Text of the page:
3) If you accuse me of caring most about what impacts me and my immediate neighbors (more about them, because I do not live adjacent to a popup) most, I am guilty of that and yet feel no guilt for it.
          3a) Also, as you keep repeating the phrase “banning popups”, I will also repeat and refer you back to 1a and the actual DCRA / ZC regs: popups are not banned, just restricted. This project being the last or among the last approved under the old rules. My concern and that of many in my neighborhood is that *this* popup be stopped, given the developer’s track record at 42 W and that this came in under the previous, insufficient regulation. We do not seek to stop / ban *all* popups in general– or at least I don’t. I think DCRA and ZC actually had a commendable balance in that regard– there is room for setback pop ups and modest additions which will accommodate many homeowner expansion needs as well as incremental density increases of the 2-3 unit variety. But again– my concern and that of neighbors is primarily for this project, and its threat to the homes of others.

          • I would just point out that anon appears to be addressing RIA NE, not you. Then again, perhaps you are both of those commenters, commenting on your own comment with a big plus! I am sure it happens a bit around here.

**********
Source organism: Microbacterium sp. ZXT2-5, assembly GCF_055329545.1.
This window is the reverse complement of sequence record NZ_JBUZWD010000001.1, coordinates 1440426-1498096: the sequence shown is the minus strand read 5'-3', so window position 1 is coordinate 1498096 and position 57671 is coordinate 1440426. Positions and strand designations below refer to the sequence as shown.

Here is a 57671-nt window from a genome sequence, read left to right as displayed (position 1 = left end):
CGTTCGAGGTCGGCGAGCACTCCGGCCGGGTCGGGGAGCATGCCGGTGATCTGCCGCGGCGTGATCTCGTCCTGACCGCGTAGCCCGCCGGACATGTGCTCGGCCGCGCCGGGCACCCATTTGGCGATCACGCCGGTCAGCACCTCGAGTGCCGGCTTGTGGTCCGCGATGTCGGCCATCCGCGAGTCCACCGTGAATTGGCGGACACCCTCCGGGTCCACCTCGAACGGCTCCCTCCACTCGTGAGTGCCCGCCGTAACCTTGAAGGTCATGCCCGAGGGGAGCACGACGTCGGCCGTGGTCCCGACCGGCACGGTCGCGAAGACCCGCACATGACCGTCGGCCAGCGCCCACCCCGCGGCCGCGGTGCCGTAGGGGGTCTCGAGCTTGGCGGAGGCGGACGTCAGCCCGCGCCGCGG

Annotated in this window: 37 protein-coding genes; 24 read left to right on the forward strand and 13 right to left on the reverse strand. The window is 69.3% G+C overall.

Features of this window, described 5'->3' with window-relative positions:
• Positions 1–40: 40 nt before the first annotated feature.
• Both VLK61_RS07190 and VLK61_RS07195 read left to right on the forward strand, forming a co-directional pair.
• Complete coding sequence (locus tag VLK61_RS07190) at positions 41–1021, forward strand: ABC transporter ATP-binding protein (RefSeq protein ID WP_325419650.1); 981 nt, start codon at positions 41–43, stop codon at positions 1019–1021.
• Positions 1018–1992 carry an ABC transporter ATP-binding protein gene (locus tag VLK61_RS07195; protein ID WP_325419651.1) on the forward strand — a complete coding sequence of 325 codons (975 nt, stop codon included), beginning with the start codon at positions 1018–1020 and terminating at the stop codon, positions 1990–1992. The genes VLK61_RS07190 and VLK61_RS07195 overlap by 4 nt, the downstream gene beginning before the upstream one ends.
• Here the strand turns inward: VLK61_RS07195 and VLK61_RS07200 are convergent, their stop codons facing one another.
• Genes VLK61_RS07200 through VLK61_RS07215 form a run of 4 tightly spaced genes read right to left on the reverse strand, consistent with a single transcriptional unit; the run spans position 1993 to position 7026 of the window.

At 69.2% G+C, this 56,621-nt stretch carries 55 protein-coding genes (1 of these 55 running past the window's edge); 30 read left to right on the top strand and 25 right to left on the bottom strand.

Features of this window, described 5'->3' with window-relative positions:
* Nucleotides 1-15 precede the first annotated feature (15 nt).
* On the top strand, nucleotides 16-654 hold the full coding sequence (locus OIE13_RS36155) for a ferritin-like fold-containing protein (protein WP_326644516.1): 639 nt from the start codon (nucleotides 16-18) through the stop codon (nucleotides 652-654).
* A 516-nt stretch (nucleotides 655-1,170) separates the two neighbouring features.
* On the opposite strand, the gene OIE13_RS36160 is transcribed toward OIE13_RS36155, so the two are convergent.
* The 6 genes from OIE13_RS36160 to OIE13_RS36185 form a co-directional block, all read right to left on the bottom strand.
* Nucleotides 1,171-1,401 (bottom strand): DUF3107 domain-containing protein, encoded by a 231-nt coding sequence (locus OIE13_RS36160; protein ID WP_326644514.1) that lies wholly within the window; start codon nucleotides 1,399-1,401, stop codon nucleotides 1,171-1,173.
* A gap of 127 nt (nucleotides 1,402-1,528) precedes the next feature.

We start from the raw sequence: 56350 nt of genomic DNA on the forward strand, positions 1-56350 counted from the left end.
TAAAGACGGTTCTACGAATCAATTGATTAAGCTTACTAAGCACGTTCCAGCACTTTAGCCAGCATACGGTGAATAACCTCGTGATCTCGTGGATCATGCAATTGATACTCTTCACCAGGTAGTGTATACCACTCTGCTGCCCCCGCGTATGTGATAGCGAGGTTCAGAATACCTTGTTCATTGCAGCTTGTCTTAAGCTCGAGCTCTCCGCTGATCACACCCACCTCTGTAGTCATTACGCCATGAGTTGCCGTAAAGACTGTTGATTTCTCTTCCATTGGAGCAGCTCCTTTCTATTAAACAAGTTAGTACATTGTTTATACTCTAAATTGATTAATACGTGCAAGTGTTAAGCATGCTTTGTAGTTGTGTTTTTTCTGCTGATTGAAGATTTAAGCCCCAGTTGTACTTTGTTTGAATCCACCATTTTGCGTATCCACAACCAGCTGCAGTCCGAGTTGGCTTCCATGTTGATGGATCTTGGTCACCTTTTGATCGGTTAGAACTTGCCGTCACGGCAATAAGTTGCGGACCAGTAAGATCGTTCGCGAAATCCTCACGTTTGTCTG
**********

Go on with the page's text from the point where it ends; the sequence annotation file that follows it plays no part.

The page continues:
I’ll say what I always do about the anti pop up crowd: I feel you on wanting to be sure construction is cheap and crappy. I feel you on wanting to be sure your light rights are preserved for your backyards. I get all of that. What I will never feel you on is the level of self righteousness so many have that because they beat someone to a neighborhood a few years earlier, they have the right to dictate to everyone who comes after the rules under which they can buy property in that neighborhood. Especially while you sit back and enjoy watching your property values shoot through the roof and throw up barriers to people who maybe don’t want or can’t afford a house, prefer a condo, and would like to also live in that neighborhood. Density isn’t just good for developers and meeting demand. It brings in additional businesses and amenities. If anyone thinks Shaw would be nearly as desirable as it is now without more density, they are crazy. You don’t get to have it both ways.

          • To Truxton Resident above– appreciate that you get the concerns. I can assure you that I have nor intend any self-righteousness about neighborhood access. None of us are dictating rules about buying property or asking others to do so- just some modest rules about the development of property already there.